Tips on writing and narrative theory is something most authors seek in order to improve the quality of their books or texts in general. But here’s a little secret: Writing tips and narrative theory is not only about books, whether fiction or nonfiction. Applying narrative theory in business contexts can be a crucial element of success.
What exactly do we mean by narrative theory in business contexts, and how can it increase productivity through the creation of better texts?
Using narrative theory in a business context can be a crucial element for success. Here is how to improve the narrative structure of a project.
In basic terms, narrative theory describes the strategies the author employs to maximize the goals of the text in question. That is to say, narrative theory is about the ways a text can be written to emphasize certain aspects, perhaps over others.
But what do we mean by the “goals of a text”?
The ultimate goal of a narrative is to communicate its contents. That is always the case regardless of the kind of text in question. What differs is the scope.
As I mentioned in my article on writing short texts, fiction authors want to communicate a text in order to instigate an affective reaction—stir emotions, instill a state of mind, or present an idea.
On the other hand, in nonfiction such as academic texts, blog articles, or current-affairs analyses, authors want to communicate a text in order to argue a thesis or present facts.
What do authors in business contexts want to communicate? What should a writer for an advertisement agency or the person composing a job listing, be interested in? Here is where things begin to get interesting!
If the phrase “combining facts and fiction” sounds like … fake news, I’d be glad to explain the controversy away. In the context of narrative theory in business, to combine facts and fiction essentially refers to the narrative strategy of emphasizing certain facts while downplaying others, or to ameliorate one’s argument in certain ways.
The uniqueness of narratives in business contexts lies in the fact that they are a cross between fiction and nonfiction.
In pure fiction, authors don’t need to be too preoccupied with reality. Indeed in some genres such as Gothic, horror, or fantasy, even the laws of physics can bend.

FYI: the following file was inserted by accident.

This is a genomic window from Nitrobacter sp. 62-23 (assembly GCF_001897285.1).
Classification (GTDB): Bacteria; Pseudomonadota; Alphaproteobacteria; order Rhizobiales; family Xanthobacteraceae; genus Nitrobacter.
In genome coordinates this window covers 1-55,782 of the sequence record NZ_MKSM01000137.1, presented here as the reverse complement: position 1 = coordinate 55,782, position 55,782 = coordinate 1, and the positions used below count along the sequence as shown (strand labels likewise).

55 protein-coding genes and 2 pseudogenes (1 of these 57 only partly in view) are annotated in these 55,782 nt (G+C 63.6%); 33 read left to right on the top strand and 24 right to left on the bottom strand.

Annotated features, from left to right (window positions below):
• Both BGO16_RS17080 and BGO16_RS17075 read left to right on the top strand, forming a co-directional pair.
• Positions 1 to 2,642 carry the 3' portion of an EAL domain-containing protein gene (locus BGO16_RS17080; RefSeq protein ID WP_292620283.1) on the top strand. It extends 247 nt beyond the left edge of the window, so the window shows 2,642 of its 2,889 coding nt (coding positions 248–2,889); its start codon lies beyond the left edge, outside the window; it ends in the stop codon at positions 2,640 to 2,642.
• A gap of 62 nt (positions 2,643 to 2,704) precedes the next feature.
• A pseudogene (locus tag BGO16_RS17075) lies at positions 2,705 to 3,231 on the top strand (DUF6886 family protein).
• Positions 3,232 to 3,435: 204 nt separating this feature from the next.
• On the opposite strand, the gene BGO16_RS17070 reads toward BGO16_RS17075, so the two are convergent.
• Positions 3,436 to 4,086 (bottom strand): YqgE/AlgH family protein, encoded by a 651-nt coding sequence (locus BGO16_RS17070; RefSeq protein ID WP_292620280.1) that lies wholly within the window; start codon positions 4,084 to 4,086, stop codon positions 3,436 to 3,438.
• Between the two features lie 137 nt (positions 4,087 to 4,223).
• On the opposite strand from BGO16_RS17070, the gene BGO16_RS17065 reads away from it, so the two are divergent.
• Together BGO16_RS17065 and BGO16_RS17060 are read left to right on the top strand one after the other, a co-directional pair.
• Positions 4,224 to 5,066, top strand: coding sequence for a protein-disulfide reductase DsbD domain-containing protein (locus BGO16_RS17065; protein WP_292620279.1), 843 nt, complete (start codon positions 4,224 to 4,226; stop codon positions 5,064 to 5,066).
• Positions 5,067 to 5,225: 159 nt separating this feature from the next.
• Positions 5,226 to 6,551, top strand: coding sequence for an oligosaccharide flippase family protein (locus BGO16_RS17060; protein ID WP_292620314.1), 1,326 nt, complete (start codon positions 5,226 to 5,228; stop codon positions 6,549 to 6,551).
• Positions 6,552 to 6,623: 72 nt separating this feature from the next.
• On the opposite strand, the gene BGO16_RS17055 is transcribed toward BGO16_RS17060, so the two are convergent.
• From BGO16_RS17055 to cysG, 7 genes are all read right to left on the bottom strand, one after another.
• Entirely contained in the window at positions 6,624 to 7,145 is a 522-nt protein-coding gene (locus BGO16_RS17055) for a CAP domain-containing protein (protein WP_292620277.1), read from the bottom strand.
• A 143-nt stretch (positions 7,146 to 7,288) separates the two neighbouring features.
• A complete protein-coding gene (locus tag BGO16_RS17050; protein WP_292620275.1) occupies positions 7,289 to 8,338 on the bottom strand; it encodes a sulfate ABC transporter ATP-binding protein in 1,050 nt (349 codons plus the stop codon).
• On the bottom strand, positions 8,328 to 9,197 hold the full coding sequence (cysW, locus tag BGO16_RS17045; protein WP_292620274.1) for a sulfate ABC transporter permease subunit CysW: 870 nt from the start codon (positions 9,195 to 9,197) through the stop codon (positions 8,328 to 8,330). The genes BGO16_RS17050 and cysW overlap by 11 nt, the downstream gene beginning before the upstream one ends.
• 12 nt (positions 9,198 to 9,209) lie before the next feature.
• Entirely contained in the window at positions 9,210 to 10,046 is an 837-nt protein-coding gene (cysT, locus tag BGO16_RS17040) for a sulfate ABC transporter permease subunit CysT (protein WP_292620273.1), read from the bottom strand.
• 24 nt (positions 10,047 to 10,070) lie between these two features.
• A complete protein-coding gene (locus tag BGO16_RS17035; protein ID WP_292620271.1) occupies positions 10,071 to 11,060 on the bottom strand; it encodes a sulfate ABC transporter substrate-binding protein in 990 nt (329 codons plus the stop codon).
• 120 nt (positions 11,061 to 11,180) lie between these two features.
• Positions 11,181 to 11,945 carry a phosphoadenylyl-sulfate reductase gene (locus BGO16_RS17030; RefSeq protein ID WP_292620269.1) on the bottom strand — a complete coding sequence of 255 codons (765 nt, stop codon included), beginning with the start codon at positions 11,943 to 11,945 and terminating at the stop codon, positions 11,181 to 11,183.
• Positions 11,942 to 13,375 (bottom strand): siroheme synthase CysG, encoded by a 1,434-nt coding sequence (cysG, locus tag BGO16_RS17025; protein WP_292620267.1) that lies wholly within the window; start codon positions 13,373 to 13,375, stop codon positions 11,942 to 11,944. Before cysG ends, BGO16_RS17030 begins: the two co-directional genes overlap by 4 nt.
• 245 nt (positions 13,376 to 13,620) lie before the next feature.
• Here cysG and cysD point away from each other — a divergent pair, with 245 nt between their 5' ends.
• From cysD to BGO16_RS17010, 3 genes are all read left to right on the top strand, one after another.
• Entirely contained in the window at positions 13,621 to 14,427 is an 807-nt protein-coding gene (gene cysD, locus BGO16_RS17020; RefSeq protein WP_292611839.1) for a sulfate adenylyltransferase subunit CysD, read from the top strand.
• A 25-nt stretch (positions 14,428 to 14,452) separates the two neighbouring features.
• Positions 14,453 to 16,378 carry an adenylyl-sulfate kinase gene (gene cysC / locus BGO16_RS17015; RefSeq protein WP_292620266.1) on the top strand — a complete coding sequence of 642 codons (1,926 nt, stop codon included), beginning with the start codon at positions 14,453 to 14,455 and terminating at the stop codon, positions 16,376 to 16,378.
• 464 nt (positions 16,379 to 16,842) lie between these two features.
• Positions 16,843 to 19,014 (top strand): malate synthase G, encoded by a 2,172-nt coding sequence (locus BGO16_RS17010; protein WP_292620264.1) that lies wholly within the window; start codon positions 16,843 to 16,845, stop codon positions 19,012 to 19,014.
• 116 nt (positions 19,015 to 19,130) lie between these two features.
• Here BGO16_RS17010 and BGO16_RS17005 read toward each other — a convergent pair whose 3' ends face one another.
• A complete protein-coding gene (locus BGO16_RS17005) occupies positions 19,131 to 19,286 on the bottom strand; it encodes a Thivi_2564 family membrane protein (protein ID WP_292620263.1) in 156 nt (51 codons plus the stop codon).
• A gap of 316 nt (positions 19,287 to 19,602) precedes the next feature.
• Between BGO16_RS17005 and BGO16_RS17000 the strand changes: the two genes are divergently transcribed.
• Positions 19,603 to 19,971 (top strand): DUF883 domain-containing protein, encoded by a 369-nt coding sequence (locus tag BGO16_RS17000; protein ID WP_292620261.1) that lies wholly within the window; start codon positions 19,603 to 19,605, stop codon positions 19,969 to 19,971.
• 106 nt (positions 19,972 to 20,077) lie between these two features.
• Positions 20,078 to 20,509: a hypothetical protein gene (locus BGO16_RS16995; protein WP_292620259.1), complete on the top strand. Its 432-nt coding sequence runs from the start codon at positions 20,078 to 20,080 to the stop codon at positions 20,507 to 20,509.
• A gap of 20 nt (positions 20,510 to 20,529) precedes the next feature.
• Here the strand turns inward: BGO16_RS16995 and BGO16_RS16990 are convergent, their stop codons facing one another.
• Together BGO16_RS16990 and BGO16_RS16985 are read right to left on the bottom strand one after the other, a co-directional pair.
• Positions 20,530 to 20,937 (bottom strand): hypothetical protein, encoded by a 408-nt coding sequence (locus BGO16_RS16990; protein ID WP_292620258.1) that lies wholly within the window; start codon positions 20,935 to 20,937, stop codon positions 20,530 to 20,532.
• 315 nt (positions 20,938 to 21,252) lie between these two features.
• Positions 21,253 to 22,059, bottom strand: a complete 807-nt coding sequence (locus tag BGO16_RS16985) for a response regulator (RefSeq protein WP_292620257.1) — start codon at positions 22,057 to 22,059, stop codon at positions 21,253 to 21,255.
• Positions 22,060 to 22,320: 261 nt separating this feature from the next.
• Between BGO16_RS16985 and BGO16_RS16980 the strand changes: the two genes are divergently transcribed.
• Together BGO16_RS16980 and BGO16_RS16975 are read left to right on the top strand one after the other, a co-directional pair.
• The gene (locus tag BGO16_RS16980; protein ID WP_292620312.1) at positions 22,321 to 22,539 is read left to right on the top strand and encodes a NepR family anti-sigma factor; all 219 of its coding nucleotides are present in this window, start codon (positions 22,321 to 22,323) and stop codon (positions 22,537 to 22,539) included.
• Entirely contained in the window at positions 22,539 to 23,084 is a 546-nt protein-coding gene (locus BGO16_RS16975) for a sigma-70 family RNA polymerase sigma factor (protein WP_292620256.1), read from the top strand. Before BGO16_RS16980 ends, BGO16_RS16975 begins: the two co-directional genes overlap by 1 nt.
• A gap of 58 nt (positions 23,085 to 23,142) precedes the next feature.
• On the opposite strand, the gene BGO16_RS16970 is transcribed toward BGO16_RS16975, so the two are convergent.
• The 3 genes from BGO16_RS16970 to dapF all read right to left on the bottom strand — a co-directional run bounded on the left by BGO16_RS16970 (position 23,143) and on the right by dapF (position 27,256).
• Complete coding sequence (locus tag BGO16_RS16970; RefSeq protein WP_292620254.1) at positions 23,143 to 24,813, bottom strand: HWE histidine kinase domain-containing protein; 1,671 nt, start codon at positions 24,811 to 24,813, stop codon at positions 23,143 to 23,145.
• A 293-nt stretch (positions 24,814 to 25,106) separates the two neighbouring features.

On the other hand, in pure nonfiction, ignoring facts to ameliorate your argument when writing an op-ed or an essay is at least unethical and in some contexts against the rules altogether.
But in business narratives, things are different—creatively different.
The ambiguity of narratives in business contexts lies in their positioning between categories. And it is this very ambiguity that, when harnessed, can maximize the impact of a presentation, product, or other relevant element. Business narratives are both fiction and fact.
To name an example, a job listing needs to present the basic facts of the position in question, but it is not bound by the same kind of rigidity nonfiction texts are.
With the help of some imaginative writing usually encountered in fiction, the writer of such an ad can introduce some originality into the text, enhancing its visibility and uniqueness. Both elements are important in job listings.
There are, of course, various degrees of latitude: Creating a job listing for a programming position at a startup company is not the same as creating one for a Wall Street financial analyst, where the presentation of unadorned facts is a priority. But the basic idea of understanding and harnessing the power of narratives is applicable in all contexts.
Remember the difference between fiction and nonfiction: The former mostly tries to instigate an affective reaction, the latter mostly to argue a thesis or present factual information.
Business narratives do both. A business narrative argues its thesis, that is, it presents factual information, yet at the same time it instigates an affective reaction. A business narrative wants its audience both to be informed and to feel something.
To understand why narrative theory in business is a crucial element of success, one needs to understand the importance of creative ambiguity in business narratives.
Try to recall the oldest, most vintage advertisement you can think of. They often contained a very crude illustration of the product, if at all, together with a long piece of text written in diminutive font.
Here’s an example from 1917:
In this kind of business narrative, the author has focused almost exclusively on information. In other words, the balance between fiction and nonfiction heavily favors the latter. This is how advertisers approached their texts for a long time.
Things changed with competition. It wasn’t enough for the product to stand out; the ads had to stand out, too.
Gradually, the visual elements became better, the texts became shorter, and ads began to grasp the fact that instigating an affective response (rather than simply arguing a thesis) was of paramount importance. If you have seen a single episode of Mad Men, you can relate to this.
In recent years, other businesses have also begun to understand how crucial narrative theory can be. Here’s an example:
If you enjoyed this app, rate it on Google Play and help the developer. Thanks.
Rating the app will take 10 seconds of your time. Your review will help other users forever. Thanks for helping!
The facts are the same in both cases. But Case B emphasizes the affective importance of the narrative.
The example in the previous section hopefully shows how some minor details can make a difference. Even improving on some basic, simple things can have an immediate impact.
Here are three tips to consider when composing a text for a business context.
The amount of ambiguity you can introduce into your text depends heavily on the context. Obviously, preparing a financial report is entirely different from creating an advertisement. Consider these as the two extremes—there are advertising posters consisting of nothing but a single color and a letter or two, not even full words.